Restoring hope with dignity

History

In 1955, Dr. Joseph Peters, a psychiatrist working at Philadelphia General Hospital, was approached by state probation and parole officers to provide services to men who had been committed for sexual crimes and were ready to be released from prison. Dr. Peters assembled a small group of psychiatrists, reviewed the literature of current treatments and began to offer therapy to these parolees. As the program grew, services were expanded to include treatment for victims of sexual abuse as well. The program became known as the Comprehensive Center for Rape.

Following Dr. Peters' death in 1977, the program was re-named the Joseph J. Peters Institute. At its South Broad Street location in Center City Philadelphia, the program expanded again, this time to begin serving children, as well as adults.

The team grew to include psychologists, social workers and other mental health counselors. Throughout the late 1970s and the 1980s, the Institute became known for its expanded service delivery, national research grants, the development of specialized instruments for assessing individuals with sexual behavior problems, and individualized programs developed for child and adult survivors of sexual abuse, as well as adult and juvenile sexual offenders.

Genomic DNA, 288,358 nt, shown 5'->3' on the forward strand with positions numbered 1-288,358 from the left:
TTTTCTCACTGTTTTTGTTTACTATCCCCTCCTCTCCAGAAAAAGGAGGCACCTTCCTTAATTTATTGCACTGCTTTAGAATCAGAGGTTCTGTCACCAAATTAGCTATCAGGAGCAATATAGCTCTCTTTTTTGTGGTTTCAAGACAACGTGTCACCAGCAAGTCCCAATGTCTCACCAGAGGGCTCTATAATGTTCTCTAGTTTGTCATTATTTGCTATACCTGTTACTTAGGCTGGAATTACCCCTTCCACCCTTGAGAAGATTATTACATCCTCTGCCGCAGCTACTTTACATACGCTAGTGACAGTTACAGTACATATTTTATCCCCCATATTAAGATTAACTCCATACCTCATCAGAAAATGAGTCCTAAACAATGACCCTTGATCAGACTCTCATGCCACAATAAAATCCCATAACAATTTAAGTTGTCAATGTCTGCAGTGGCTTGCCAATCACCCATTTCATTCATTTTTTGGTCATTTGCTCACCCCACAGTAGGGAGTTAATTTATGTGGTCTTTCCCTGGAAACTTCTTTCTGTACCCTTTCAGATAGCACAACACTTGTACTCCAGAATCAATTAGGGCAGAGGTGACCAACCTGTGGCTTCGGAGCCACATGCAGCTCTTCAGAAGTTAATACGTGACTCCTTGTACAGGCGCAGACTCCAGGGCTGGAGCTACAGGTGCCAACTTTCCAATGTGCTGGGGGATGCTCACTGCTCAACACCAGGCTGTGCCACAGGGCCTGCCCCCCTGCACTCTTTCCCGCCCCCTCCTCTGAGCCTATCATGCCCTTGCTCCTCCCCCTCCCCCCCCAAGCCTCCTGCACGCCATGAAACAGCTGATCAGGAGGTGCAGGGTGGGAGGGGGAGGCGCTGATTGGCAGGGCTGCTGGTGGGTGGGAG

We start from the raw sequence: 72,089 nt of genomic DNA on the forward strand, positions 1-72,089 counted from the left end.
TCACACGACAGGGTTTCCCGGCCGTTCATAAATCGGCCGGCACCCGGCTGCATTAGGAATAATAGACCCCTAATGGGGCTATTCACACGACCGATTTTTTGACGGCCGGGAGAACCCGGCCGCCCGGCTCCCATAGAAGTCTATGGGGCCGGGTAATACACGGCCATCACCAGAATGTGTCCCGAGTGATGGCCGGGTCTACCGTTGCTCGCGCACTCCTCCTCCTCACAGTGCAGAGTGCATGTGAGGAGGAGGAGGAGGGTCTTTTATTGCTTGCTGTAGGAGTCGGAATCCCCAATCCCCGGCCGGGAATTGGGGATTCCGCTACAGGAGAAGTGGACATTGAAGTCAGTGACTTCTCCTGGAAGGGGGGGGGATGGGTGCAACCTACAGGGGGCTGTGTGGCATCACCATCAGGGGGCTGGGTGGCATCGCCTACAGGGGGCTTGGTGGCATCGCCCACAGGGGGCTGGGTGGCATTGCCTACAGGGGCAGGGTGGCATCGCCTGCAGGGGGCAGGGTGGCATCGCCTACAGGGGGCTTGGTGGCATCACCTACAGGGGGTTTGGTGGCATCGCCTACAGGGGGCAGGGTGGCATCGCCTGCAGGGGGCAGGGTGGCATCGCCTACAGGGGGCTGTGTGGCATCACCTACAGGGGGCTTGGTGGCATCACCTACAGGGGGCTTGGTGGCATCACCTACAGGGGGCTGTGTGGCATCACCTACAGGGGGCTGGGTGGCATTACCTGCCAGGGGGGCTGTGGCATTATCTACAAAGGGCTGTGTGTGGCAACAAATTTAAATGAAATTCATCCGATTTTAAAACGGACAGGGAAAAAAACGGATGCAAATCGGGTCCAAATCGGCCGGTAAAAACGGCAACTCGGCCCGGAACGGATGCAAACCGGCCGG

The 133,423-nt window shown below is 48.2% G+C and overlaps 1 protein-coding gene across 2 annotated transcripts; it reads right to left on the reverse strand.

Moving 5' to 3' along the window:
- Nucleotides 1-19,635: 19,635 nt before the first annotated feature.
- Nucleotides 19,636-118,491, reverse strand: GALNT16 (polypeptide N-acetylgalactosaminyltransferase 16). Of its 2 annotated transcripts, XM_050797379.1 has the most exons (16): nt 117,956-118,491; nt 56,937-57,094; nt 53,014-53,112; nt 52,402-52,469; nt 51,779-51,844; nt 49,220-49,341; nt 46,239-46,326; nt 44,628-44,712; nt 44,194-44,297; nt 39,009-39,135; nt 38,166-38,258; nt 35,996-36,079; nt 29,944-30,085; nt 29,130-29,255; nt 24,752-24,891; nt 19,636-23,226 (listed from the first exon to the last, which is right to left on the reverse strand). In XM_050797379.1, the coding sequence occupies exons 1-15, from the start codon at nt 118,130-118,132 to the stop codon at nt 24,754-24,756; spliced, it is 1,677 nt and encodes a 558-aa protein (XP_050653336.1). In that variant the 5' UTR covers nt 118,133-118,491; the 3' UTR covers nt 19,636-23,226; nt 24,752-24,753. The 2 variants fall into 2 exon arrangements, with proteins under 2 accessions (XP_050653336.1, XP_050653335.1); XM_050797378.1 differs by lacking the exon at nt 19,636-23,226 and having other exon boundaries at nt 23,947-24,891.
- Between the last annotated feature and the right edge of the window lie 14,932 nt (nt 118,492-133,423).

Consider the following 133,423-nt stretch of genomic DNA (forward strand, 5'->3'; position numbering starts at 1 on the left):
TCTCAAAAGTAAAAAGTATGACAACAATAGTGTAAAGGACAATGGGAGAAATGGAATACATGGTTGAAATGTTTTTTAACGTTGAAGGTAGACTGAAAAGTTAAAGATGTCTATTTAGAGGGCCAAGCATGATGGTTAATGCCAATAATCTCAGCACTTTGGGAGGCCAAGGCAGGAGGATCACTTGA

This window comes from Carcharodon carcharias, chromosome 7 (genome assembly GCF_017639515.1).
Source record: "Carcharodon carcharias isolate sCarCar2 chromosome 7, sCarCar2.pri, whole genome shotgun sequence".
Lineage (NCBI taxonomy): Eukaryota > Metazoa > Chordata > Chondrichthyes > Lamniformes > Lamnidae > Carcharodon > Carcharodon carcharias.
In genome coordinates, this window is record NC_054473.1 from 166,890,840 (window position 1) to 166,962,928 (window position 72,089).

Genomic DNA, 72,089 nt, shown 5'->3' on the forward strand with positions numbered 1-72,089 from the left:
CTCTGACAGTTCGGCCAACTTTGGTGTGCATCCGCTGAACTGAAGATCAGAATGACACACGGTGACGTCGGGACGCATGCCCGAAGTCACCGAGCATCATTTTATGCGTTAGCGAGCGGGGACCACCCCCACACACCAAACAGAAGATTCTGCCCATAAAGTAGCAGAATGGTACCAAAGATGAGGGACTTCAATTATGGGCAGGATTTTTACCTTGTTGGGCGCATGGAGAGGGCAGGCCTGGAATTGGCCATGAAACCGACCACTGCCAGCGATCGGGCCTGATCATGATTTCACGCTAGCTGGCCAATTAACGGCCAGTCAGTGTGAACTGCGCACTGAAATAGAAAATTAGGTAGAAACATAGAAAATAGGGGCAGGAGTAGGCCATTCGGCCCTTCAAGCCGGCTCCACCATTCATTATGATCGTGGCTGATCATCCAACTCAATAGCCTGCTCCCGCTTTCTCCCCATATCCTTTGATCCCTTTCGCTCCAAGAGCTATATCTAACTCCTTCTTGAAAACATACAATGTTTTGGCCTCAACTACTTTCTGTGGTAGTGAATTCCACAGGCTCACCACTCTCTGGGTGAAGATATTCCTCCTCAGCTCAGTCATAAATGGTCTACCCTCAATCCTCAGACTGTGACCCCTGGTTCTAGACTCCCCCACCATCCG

In 2002, the Institute moved to 100 S. Broad Street. Shortly thereafter a new location was developed for the Adult Offender Services, as well as a new two new partial hospitalization programs serving individuals with sexual behavior problems and mental health or developmental disabilities. These programs were developed to serve adults and adolescents in separate programs. In 2012, all Survivor Services were brought together at 100 S. Broad Street, and all services for Offender Services were centralized to 1211 Chestnut Street.

In 2013, we expanded our mission to serve those suffering from a wider variety of traumatic experiences as well as providing treatment to those who harm others through sexual and interpersonal violence.